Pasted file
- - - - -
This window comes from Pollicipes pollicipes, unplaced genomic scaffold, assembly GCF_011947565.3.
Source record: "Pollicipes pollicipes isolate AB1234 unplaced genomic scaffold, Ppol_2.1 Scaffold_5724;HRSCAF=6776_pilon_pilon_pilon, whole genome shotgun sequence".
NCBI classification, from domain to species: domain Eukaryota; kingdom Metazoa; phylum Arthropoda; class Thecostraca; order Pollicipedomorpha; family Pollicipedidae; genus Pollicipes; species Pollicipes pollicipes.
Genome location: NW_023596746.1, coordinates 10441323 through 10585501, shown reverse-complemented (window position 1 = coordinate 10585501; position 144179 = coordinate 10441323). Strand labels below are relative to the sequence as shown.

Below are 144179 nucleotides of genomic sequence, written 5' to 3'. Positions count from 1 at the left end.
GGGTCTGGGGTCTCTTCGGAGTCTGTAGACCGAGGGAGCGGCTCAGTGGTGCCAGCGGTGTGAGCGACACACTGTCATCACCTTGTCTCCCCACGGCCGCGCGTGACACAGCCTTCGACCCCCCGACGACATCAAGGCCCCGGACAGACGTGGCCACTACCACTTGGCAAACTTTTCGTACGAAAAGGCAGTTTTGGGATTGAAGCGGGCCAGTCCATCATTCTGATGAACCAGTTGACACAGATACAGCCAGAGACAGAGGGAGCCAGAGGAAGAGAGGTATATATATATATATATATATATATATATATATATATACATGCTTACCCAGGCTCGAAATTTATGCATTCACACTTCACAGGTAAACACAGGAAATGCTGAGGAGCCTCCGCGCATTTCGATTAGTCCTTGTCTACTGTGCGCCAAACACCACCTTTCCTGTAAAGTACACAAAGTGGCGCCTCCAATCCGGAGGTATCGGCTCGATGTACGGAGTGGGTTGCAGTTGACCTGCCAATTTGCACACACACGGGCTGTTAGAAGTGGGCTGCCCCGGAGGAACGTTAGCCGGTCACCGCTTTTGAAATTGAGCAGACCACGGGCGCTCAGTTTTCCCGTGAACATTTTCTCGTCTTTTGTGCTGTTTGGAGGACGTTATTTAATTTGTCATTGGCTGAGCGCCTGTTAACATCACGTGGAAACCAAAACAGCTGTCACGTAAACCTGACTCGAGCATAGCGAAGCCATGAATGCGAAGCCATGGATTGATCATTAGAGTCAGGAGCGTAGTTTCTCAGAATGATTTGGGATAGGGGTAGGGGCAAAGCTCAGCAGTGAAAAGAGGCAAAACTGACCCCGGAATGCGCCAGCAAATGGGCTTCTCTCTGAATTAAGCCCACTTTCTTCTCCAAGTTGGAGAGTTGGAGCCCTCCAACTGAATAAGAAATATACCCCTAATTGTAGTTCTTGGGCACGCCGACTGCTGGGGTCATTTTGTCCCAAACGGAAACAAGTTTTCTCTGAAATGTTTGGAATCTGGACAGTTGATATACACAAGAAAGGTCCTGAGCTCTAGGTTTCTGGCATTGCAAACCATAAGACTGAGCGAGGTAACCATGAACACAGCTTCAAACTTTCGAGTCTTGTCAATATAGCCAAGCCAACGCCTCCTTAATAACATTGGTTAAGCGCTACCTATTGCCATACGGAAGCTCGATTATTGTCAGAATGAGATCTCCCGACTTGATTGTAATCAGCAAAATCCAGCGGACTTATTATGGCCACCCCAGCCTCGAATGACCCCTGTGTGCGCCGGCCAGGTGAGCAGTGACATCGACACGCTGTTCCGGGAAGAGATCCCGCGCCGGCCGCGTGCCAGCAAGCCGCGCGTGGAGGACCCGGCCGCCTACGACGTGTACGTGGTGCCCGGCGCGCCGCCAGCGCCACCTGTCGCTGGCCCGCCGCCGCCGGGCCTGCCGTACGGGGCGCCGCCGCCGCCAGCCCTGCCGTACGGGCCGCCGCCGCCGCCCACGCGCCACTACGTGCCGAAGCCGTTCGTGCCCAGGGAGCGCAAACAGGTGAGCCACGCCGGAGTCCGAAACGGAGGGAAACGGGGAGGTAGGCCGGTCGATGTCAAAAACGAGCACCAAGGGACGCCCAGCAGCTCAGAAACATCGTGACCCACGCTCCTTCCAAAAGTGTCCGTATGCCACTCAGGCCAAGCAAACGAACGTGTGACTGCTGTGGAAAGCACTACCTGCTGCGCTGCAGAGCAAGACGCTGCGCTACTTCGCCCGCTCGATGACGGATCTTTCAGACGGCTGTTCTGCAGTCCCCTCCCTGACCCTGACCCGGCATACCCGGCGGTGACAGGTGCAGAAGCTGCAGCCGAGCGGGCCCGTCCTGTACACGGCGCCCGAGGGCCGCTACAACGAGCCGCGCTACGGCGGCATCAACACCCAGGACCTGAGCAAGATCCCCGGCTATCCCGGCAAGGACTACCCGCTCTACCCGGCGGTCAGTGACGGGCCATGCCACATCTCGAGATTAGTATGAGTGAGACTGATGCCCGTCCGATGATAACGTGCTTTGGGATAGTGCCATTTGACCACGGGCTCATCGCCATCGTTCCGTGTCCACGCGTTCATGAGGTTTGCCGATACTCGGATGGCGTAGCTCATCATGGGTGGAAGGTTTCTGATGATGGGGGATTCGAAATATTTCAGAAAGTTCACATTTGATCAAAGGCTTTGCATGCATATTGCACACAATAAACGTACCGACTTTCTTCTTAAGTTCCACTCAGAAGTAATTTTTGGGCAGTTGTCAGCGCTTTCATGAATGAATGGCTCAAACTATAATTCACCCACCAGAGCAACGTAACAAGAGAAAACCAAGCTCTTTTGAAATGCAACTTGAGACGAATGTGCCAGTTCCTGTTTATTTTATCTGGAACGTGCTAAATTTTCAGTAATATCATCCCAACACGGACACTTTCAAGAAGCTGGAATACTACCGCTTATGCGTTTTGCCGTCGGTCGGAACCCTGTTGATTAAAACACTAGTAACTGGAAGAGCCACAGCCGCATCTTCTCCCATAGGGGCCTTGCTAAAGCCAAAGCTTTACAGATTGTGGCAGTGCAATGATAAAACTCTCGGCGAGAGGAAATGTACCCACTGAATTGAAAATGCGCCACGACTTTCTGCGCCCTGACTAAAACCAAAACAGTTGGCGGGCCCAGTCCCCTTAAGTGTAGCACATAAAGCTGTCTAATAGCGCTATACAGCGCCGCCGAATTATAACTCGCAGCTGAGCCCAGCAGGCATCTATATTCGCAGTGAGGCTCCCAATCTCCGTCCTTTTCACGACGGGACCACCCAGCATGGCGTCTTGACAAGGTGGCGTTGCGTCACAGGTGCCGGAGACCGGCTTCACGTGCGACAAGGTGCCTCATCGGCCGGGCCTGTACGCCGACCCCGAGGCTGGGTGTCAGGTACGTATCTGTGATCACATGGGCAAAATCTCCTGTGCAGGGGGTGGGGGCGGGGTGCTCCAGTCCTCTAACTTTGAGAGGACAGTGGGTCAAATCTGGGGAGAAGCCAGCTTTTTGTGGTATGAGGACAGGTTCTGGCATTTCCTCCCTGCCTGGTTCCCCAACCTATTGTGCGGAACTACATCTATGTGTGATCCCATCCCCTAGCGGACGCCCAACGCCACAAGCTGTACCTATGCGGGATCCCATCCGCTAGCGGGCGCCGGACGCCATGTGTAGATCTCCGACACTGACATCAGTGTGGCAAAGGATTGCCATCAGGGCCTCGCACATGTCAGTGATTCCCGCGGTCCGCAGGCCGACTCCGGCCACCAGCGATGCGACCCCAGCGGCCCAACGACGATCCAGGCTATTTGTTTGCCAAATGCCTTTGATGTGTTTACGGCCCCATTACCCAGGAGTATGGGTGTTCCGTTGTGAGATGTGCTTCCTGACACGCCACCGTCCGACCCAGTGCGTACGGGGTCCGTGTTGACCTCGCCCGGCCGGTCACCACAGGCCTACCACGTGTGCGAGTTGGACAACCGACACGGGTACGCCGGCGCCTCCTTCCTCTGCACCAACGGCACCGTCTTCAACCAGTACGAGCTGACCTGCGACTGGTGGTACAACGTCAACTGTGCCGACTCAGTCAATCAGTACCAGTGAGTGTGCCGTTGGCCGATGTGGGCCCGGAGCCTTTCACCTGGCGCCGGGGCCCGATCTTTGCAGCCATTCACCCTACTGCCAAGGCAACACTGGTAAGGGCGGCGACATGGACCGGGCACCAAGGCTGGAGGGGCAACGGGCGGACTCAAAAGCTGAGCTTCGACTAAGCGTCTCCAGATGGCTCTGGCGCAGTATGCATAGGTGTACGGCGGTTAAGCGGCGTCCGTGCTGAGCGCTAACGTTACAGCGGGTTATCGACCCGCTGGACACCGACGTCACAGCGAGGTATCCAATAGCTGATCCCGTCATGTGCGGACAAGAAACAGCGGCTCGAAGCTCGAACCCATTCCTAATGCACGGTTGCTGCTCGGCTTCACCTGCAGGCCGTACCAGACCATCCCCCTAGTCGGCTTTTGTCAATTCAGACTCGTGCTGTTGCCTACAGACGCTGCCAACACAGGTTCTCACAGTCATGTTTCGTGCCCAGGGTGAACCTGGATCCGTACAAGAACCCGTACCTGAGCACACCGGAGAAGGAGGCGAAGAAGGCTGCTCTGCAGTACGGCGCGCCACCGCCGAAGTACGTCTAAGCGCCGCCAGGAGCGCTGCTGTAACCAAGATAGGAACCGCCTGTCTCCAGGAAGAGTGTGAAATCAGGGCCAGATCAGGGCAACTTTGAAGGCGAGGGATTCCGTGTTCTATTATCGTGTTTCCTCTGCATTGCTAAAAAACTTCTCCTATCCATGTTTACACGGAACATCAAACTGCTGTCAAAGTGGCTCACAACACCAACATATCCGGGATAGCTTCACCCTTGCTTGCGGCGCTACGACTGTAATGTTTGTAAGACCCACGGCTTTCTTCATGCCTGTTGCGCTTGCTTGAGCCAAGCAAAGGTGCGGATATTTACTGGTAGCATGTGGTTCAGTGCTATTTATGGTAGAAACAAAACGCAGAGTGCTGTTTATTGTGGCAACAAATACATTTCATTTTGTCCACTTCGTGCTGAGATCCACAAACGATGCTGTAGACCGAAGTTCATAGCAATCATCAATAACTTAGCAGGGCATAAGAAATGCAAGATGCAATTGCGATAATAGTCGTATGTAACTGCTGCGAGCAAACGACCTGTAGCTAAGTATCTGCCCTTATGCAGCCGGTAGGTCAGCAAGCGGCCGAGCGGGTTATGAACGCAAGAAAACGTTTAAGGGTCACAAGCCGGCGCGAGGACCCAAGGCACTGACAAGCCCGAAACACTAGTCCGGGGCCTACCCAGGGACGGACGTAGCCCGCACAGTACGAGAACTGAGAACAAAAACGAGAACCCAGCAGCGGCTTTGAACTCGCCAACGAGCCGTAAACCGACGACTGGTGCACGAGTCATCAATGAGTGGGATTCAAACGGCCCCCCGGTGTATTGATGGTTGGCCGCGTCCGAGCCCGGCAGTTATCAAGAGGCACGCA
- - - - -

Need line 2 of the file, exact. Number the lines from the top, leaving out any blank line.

Source record: "Pollicipes pollicipes isolate AB1234 unplaced genomic scaffold, Ppol_2.1 Scaffold_5724;HRSCAF=6776_pilon_pilon_pilon, whole genome shotgun sequence".